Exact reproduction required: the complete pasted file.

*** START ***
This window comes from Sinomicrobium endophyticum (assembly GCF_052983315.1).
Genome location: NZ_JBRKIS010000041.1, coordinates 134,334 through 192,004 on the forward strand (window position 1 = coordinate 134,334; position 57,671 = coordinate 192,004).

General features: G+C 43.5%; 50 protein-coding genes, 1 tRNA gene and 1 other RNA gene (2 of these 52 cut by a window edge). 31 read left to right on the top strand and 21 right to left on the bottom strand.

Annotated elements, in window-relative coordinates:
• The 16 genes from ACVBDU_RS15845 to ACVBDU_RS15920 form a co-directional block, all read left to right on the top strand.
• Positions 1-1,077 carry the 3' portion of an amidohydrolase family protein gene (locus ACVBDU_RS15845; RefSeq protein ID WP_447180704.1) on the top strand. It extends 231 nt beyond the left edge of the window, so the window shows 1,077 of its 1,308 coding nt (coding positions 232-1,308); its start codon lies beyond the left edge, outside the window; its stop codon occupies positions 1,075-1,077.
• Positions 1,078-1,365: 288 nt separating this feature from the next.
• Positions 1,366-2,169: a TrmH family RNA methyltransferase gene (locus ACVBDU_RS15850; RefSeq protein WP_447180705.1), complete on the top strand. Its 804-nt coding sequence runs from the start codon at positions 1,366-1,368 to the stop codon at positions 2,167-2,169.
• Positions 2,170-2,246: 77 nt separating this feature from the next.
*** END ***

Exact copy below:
This window comes from Sinomicrobium endophyticum (assembly GCF_052983315.1).
Genome location: NZ_JBRKIS010000041.1, coordinates 134,334 through 192,004 on the forward strand (window position 1 = coordinate 134,334; position 57,671 = coordinate 192,004).

General features: G+C 43.5%; 50 protein-coding genes, 1 tRNA gene and 1 other RNA gene (2 of these 52 cut by a window edge). 31 read left to right on the top strand and 21 right to left on the bottom strand.

Annotated elements, in window-relative coordinates:
• The 16 genes from ACVBDU_RS15845 to ACVBDU_RS15920 form a co-directional block, all read left to right on the top strand.
• Positions 1-1,077 carry the 3' portion of an amidohydrolase family protein gene (locus ACVBDU_RS15845; RefSeq protein ID WP_447180704.1) on the top strand. It extends 231 nt beyond the left edge of the window, so the window shows 1,077 of its 1,308 coding nt (coding positions 232-1,308); its start codon lies beyond the left edge, outside the window; its stop codon occupies positions 1,075-1,077.
• Positions 1,078-1,365: 288 nt separating this feature from the next.
• Positions 1,366-2,169: a TrmH family RNA methyltransferase gene (locus ACVBDU_RS15850; RefSeq protein WP_447180705.1), complete on the top strand. Its 804-nt coding sequence runs from the start codon at positions 1,366-1,368 to the stop codon at positions 2,167-2,169.
• Positions 2,170-2,246: 77 nt separating this feature from the next.